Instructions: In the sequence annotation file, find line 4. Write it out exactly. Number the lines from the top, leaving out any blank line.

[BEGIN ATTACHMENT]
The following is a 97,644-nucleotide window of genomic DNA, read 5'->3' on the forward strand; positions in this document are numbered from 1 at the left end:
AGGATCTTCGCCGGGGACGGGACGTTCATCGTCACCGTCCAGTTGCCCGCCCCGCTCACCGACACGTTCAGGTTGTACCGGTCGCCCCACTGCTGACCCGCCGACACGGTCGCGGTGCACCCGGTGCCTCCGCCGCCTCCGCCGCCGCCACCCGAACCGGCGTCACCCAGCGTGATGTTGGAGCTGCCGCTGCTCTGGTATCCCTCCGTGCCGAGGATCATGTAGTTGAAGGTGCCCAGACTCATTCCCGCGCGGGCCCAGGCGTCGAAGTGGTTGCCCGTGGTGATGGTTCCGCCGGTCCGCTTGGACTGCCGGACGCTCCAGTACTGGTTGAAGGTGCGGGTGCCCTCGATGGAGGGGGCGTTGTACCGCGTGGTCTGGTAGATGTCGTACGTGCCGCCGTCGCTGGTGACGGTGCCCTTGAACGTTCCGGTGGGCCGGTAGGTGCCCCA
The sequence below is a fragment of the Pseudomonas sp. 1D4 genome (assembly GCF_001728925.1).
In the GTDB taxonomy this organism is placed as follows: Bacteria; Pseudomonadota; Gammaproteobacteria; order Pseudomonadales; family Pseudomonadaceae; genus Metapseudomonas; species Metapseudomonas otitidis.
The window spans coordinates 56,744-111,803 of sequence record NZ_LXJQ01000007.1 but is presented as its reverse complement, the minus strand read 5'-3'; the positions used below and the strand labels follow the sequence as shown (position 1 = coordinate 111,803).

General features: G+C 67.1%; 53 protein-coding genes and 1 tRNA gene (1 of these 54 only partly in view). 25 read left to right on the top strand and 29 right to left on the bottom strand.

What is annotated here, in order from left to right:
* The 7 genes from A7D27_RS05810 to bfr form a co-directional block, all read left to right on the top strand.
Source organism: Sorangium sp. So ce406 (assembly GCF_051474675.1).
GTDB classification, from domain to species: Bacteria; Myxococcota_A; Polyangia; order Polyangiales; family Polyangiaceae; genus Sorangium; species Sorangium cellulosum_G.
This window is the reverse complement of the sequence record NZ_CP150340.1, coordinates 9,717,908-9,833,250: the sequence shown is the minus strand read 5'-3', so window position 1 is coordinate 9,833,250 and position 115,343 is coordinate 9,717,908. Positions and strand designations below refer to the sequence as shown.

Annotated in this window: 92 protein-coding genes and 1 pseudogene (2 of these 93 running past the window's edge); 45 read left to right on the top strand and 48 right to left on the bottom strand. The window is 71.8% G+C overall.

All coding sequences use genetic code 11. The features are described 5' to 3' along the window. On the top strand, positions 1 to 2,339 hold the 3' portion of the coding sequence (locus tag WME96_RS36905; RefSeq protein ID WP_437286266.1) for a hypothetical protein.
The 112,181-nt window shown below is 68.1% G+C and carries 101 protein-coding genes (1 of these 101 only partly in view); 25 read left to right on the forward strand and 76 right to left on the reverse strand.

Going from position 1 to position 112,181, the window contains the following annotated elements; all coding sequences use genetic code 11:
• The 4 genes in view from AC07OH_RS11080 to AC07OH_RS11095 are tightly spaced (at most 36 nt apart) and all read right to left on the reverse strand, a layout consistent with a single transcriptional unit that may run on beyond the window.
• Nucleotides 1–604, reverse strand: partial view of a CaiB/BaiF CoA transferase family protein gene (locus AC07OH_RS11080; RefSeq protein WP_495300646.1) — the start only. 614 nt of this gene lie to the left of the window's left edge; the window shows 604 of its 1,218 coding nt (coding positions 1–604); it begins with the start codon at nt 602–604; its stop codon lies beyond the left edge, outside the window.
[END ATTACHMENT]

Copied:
In the GTDB taxonomy this organism is placed as follows: Bacteria; Pseudomonadota; Gammaproteobacteria; order Pseudomonadales; family Pseudomonadaceae; genus Metapseudomonas; species Metapseudomonas otitidis.